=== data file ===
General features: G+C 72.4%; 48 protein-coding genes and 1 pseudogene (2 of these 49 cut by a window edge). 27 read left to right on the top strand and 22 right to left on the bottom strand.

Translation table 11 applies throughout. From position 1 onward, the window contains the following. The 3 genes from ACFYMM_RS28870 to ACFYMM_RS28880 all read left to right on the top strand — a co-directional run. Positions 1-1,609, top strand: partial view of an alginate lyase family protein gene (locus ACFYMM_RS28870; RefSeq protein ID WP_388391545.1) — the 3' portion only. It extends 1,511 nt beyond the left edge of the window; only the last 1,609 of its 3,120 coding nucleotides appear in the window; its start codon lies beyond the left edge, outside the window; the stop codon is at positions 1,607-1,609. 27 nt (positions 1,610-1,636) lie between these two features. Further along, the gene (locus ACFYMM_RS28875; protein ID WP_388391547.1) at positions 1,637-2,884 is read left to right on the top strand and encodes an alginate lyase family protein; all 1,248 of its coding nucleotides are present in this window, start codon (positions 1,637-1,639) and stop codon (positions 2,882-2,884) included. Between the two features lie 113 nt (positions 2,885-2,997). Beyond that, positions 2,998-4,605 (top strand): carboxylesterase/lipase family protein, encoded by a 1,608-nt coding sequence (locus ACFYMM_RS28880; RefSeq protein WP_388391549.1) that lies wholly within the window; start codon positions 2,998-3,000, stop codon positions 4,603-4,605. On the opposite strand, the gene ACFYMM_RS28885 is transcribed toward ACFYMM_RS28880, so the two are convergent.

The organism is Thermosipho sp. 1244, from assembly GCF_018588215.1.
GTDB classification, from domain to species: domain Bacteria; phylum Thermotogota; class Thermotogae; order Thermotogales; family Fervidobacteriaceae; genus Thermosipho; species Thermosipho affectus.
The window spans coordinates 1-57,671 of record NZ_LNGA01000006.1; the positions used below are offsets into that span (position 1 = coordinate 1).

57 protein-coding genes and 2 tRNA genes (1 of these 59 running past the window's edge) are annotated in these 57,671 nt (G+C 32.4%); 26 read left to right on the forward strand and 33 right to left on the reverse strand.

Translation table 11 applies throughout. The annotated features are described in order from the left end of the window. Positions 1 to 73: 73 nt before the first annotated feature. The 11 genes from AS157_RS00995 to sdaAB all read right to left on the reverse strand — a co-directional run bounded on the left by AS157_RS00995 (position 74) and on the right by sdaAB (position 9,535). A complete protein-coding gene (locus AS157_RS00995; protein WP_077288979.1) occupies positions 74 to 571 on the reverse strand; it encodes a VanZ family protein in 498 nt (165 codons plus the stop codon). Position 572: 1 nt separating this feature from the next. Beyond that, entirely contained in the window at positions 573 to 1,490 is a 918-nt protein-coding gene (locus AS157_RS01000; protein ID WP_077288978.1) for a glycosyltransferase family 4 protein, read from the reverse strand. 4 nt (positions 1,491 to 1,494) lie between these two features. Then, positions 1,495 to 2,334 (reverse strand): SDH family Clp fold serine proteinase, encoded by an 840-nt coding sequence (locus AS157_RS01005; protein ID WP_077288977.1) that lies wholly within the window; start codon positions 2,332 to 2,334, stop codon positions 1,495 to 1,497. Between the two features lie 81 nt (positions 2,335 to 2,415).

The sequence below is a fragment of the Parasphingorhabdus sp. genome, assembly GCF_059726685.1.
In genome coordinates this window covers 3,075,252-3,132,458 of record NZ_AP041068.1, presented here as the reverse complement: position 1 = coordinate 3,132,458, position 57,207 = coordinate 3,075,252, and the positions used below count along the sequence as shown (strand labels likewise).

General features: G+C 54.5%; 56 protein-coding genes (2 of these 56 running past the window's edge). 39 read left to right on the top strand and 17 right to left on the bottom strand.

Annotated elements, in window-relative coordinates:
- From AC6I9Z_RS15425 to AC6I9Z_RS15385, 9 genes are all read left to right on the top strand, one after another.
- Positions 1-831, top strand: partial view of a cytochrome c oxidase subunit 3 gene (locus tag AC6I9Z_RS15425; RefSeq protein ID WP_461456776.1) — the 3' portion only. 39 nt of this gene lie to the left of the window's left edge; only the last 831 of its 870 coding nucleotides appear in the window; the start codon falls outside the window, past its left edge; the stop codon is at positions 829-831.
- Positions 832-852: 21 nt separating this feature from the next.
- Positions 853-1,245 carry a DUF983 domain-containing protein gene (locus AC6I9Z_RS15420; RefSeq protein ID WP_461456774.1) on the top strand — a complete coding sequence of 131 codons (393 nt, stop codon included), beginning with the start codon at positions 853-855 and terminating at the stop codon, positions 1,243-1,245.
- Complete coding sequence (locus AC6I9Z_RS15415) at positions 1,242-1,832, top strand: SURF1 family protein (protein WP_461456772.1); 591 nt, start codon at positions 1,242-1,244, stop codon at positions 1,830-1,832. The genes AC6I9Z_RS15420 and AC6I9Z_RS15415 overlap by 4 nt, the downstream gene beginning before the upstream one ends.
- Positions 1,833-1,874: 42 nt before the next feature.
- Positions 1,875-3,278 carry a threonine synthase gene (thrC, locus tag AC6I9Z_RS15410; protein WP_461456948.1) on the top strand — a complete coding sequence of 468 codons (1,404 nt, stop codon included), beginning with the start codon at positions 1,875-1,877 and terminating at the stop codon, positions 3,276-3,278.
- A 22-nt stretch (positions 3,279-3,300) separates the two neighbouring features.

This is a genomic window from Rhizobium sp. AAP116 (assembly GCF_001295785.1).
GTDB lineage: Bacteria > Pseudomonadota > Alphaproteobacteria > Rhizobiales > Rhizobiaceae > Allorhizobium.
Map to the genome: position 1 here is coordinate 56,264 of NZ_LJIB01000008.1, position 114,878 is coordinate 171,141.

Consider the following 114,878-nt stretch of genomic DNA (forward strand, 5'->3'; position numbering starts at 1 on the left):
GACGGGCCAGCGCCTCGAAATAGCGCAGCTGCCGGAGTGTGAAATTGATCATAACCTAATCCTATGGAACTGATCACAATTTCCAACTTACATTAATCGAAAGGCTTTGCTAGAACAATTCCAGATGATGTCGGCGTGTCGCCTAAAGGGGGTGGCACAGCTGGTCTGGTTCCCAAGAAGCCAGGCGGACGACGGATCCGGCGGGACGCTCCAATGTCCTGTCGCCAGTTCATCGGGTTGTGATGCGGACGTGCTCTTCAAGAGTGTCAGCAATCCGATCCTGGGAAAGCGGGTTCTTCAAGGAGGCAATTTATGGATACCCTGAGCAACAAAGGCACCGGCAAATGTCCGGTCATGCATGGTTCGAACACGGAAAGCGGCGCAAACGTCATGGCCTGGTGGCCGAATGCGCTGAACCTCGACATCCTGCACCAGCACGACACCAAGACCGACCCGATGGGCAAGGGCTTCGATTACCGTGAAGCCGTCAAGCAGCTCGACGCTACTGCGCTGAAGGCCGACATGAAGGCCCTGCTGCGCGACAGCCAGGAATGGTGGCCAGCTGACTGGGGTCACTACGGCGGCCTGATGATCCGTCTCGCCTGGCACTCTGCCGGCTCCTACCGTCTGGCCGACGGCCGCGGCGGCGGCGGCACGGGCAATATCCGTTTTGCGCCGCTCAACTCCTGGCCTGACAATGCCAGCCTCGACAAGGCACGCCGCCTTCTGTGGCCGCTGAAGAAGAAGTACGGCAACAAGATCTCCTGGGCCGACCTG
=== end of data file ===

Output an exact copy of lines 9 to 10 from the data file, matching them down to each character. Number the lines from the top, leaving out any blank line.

In genome coordinates this window covers 3,075,252-3,132,458 of record NZ_AP041068.1, presented here as the reverse complement: position 1 = coordinate 3,132,458, position 57,207 = coordinate 3,075,252, and the positions used below count along the sequence as shown (strand labels likewise).

General features: G+C 54.5%; 56 protein-coding genes (2 of these 56 running past the window's edge). 39 read left to right on the top strand and 17 right to left on the bottom strand.